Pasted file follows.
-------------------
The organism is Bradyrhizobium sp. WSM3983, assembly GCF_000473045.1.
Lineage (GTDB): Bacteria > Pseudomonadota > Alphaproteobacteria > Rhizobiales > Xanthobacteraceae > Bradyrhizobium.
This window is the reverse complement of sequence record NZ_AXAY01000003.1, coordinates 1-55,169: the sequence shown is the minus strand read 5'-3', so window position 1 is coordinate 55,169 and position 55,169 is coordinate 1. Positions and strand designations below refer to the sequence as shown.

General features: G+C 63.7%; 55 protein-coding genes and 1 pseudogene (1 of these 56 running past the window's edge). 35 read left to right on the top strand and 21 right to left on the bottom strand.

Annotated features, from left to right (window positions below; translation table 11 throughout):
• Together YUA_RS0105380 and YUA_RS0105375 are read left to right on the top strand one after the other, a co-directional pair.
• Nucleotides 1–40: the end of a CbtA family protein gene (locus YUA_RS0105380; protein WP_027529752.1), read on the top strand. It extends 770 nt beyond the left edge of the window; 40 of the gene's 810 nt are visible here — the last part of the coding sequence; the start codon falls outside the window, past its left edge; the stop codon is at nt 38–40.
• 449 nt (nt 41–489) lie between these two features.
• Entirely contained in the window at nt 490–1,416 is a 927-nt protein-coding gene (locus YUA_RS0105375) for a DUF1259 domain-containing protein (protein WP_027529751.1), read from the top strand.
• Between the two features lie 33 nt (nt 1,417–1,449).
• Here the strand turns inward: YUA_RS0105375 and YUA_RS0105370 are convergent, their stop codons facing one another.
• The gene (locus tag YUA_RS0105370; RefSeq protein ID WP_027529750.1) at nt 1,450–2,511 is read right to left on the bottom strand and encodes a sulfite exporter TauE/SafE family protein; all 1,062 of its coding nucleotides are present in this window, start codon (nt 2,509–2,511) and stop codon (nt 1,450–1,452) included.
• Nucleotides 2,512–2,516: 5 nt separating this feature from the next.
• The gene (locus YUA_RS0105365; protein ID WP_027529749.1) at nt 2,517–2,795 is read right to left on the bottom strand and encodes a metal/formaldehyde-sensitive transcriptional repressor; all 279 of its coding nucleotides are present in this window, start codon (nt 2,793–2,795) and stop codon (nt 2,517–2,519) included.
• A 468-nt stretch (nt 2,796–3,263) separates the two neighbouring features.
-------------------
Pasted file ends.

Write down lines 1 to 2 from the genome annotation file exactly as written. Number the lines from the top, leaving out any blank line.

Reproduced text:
The organism is Bradyrhizobium sp. WSM3983, assembly GCF_000473045.1.
Lineage (GTDB): Bacteria > Pseudomonadota > Alphaproteobacteria > Rhizobiales > Xanthobacteraceae > Bradyrhizobium.